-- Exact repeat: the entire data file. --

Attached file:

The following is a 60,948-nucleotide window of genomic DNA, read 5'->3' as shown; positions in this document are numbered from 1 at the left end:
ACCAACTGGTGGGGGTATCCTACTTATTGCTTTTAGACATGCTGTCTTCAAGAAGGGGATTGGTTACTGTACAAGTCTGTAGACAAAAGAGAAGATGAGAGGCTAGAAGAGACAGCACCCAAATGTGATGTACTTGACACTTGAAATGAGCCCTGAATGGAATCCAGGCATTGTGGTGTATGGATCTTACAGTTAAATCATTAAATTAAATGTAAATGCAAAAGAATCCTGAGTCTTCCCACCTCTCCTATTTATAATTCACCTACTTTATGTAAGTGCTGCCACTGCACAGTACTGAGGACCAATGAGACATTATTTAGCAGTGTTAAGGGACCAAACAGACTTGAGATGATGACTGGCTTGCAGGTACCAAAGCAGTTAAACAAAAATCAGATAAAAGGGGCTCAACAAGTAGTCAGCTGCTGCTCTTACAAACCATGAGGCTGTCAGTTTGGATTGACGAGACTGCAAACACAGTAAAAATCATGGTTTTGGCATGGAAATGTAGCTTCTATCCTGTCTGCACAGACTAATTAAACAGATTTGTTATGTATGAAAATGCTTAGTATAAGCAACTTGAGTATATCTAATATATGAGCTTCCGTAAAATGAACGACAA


The following is a 60,948-nucleotide window of genomic DNA, read 5'->3' as shown; positions in this document are numbered from 1 at the left end:
ACCAACTGGTGGGGGTATCCTACTTATTGCTTTTAGACATGCTGTCTTCAAGAAGGGGATTGGTTACTGTACAAGTCTGTAGACAAAAGAGAAGATGAGAGGCTAGAAGAGACAGCACCCAAATGTGATGTACTTGACACTTGAAATGAGCCCTGAATGGAATCCAGGCATTGTGGTGTATGGATCTTACAGTTAAATCATTAAATTAAATGTAAATGCAAAAGAATCCTGAGTCTTCCCACCTCTCCTATTTATAATTCACCTACTTTATGTAAGTGCTGCCACTGCACAGTACTGAGGACCAATGAGACATTATTTAGCAGTGTTAAGGGACCAAACAGACTTGAGATGATGACTGGCTTGCAGGTACCAAAGCAGTTAAACAAAAATCAGATAAAAGGGGCTCAACAAGTAGTCAGCTGCTGCTCTTACAAACCATGAGGCTGTCAGTTTGGATTGACGAGACTGCAAACACAGTAAAAATCATGGTTTTGGCATGGAAATGTAGCTTCTATCCTGTCTGCACAGACTAATTAAACAGATTTGTTATGTATGAAAATGCTTAGTATAAGCAACTTGAGTATATCTAATATATGAGCTTCCGTAAAATGAACGACAA